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The Devils & CORSI

Japers' Rink tends to look at CORSI and when you consider that sites like Behind the Net compile these statistics on a daily basis, it's not a bad stat to get an understanding of.   CORSI is basically the number of shots your team gets while you're on the ice minus all the shots against your team when you're on the ice.  It's more specific than a simple plus/minus rating; and you get an idea of how a player is performing with respect to the offense.  Ideally, you'd want a high CORSI number for your top forwards; however, your checking forwards and defensive defensemen likely won't.  No, it's not a perfect statistic.  There really isn't one; but it adds a dimension to understanding how well a player is doing.

That said, I wanted let's see how the current Devils roster is looking with respect to CORSI.  I've excluded any players who have not played 10 or more games with the team.  So while they are now in Lowell, Anssi Salmela and Petr Vrana are included.  Guys who were just up for a call up to fill in a spot (e.g. Nicklas Bergfors, Pierre-Luc Latourneau-Leblond) are not.  

Also; while CORSI is usually looked at for even strength situations, Behind the Net does compile them for power play and shorthanded situations as well. They are going to be very skewed, however, as the killers in both situations would look to dump the puck as opposed to create offense.  Still, it would be good to see who's out there when the shots are being taken.   For both special teams situations, I've only included those who have averaged at least a minute of ice time this season. This way we're only looking at the regulars.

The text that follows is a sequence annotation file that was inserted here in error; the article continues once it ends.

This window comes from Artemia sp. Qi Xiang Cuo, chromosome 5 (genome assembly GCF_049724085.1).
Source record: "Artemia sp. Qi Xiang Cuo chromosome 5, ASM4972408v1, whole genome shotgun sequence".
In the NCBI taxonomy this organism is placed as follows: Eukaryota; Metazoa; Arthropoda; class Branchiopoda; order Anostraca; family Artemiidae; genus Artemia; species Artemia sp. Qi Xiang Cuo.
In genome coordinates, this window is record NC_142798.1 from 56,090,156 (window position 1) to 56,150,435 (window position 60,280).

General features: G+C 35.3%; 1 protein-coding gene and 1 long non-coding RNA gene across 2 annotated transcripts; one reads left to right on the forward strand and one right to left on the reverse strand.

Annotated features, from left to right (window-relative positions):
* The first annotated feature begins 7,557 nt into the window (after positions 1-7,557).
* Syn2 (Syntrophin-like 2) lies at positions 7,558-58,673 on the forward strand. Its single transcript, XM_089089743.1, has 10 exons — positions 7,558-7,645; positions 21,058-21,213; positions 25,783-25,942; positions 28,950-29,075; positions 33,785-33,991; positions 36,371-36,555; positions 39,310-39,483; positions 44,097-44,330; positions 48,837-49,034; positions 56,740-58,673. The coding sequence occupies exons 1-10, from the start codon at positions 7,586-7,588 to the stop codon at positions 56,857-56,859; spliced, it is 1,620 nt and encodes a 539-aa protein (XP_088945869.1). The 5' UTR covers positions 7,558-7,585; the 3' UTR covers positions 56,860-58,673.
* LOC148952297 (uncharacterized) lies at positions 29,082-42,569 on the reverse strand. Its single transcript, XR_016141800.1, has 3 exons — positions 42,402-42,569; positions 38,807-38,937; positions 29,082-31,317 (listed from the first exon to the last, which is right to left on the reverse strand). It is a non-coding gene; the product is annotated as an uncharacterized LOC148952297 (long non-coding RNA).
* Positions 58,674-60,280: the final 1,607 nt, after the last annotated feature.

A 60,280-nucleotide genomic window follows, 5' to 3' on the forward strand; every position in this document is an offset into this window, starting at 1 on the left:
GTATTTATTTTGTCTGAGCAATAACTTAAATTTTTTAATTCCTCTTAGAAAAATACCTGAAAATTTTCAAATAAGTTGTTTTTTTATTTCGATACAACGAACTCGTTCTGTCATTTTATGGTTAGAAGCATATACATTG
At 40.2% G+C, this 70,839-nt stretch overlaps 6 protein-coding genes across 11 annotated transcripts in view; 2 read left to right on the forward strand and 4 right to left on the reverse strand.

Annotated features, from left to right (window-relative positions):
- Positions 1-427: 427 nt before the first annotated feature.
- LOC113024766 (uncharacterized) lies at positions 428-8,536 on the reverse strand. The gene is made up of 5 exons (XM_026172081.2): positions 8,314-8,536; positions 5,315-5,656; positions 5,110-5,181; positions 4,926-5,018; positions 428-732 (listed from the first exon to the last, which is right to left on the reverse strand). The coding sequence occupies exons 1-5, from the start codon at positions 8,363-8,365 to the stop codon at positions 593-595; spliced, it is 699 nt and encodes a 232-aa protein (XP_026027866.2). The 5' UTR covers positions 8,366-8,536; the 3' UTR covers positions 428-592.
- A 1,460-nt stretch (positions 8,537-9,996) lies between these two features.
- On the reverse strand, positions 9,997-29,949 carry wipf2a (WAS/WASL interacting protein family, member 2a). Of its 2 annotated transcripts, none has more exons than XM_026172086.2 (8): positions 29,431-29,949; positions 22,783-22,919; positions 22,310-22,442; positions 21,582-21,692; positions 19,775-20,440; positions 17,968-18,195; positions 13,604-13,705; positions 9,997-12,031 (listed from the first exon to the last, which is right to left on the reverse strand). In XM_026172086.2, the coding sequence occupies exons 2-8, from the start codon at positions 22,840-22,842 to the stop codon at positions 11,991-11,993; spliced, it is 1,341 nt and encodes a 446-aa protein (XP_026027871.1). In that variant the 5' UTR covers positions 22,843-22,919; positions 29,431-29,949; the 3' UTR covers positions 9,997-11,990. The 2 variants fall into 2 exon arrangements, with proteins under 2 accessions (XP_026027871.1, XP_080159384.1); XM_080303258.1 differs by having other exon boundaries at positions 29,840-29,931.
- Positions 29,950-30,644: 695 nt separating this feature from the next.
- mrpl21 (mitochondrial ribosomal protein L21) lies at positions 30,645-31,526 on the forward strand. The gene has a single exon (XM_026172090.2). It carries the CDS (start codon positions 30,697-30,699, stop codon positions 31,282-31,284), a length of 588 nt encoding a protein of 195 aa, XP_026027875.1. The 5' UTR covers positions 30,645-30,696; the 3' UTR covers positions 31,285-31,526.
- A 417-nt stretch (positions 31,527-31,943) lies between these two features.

In either case, big chart and a lot more words continue after the jump.


As thought, the top two lines for New Jersey have the highest CORSI numbers on the team.  Parise is the leader, who is just under 13 on CORSI, this season. The others are no slouches: Gionta, Zajac, Langenbrunner, Zubrus, and Elias are over 10 in CORSI.  

While Zubrus hasn't been piling in as many points as these other five forwards (he only has 31 points, the rest have 45 or more), the high CORSI number provides evidence that he is contributing to the team.  He's creating space, winning the puck along the boards, and giving it off to Gionta, Elias, or the point for a possible shot.  I'll leave it to you to think whether he's worth the money, but do remember that at least.

While it has been stated that the Devils don't have a true checking line, the CORSI numbers reveal otherwise.  That Rolston, Pandolfo, and Madden have the lowest.  To me, that indicates that the other team is firing shots out there and their role is to limit them as best they can. Again, something we'd expect out of a checking line with respect to CORSI.

Shanahan is an odd duck in this one.  He's got a CORSI as low as Madden and Rolston; and that could be due to his recent role on that third line.  Still as he started out on the fourth line; Rupp and Holik are closer to 0. Rupp is below it, which doesn't surprise me, as his role is to literally bring the pain.  Holik, though, has a positive rating.  Odd!